beaten! This is how the hoteliers and merchants of San Antonio del Táchira feel, because the receipts from Hidrosuroeste are arriving for the order of 1,500,000 to 2,000,000 Colombian pesos (equivalent to 326 and 436 dollars), but the water It hardly comes twice a month.
By Anggy Polanco / La Patilla Correspondent
That is why the union of hoteliers in this border town filed complaints with the Ombudsman’s Office, given that Hidrosuroeste (government owned water utility in the region) does not provide a solution to the supply of either the water supply or the high cost of the service.
Hotel owners have invested to build large water storage tanks, which are often not filled with mains water supply but by paid water tanker trucks, so they can receive their customers.
The filing of the formal complaint was announced by Anggie Nieto, a member of the local Chamber of Hoteliers, who indicated that despite the fact that they have filed complaints before the Táchira Regional Hydrological Office, they have been ignored.
On the contrary, each month the water bills come in ever increasing amounts.
Ms. Nieto pointed out that this situation is a very hard financial blow for the commercial sector of the border at this time. Instead of increasing the flow of Colombian guests, these have decreased, because the brothers from the neighboring country are afraid of coming to Venezuela and being extorted by the public force (police and military).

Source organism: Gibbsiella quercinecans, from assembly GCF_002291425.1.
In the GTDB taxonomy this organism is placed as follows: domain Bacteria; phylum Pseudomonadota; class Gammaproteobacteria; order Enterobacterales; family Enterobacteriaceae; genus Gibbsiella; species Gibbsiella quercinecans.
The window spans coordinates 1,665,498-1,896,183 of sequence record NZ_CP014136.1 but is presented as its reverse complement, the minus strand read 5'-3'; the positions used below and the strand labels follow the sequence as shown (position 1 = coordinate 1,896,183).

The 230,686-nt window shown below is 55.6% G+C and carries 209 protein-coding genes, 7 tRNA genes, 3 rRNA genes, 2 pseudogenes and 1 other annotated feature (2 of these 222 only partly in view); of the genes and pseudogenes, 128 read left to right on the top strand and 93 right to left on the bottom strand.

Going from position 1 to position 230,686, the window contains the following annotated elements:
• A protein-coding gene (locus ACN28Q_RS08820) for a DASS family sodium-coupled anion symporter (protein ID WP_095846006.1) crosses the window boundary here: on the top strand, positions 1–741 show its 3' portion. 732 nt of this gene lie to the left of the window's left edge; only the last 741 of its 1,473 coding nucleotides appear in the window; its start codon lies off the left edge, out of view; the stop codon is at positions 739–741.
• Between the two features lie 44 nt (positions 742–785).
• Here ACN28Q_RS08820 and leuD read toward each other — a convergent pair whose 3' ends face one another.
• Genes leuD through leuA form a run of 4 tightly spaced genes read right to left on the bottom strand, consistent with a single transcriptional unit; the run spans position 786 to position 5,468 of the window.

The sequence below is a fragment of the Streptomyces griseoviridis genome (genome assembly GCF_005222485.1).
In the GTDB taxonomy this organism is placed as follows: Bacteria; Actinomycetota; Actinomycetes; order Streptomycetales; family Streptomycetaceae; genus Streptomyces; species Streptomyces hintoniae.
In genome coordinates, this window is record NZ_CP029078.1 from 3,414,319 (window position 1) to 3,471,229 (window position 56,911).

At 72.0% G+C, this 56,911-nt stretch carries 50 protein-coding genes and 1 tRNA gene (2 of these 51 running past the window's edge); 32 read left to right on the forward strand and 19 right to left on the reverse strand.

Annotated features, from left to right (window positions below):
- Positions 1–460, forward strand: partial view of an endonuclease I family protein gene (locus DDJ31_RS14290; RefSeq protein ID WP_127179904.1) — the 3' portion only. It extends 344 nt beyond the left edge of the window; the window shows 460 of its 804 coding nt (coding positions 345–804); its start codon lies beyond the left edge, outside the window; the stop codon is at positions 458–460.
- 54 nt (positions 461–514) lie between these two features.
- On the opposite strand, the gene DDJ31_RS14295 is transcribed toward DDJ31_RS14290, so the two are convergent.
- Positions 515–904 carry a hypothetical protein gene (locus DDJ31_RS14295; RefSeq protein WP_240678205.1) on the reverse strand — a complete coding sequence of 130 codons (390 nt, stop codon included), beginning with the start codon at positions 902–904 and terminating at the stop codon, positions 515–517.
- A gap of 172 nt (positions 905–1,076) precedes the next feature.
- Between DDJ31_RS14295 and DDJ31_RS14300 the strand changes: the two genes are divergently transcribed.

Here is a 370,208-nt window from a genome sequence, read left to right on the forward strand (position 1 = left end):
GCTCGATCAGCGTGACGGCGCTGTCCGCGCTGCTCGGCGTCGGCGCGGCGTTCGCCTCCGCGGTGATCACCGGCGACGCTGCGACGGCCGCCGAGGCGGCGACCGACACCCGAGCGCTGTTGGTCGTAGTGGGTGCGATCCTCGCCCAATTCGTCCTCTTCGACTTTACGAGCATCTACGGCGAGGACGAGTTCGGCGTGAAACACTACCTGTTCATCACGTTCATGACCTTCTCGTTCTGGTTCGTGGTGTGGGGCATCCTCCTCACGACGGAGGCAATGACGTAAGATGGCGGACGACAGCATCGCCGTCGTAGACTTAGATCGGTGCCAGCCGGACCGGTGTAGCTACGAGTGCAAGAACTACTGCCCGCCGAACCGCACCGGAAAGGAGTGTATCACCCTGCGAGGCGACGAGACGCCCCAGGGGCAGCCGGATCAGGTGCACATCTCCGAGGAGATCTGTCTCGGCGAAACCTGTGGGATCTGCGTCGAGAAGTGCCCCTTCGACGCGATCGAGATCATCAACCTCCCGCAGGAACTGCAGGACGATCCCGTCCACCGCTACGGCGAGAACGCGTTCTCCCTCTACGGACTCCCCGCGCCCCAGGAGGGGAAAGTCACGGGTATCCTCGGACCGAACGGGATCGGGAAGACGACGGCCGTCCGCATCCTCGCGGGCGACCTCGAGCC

She explained that small commercial premises are receiving water bills of over 800,000 Colombian pesos (about 175 U.S. dollars), which they consider to be exaggeratedly expensive since this makes it very difficult to invest in the area because they must not only pay public services, but also rent, raw supplies and personnel.
The prices of electricity bills have also risen considerably and blackouts in the area do not stop.
They must have combustion motor driven electricity generators to avoid inconvenience to guests.
This irregularity has been occurring since November 2022, stated several residents of San Antonio that were consulted, and permanent rolling blackouts also affect residential areas.
“From December to January failures doubled, and the most serious thing is that there is no water. The mains water arrives only every 15 days. First, amounting to about 450,000 Colombian pesos, then the service climbed to about 900,000 Colombian pesos. And from 900,000 it went up to 1,850,000 pesos,” explained another hotel service provider.
Anggie Nieto considered such increases an abuse, when the reality is that San Antonio’s business is still down.
“They (government) should not come here to exploit the people who are still betting on the border,” said the businesswoman.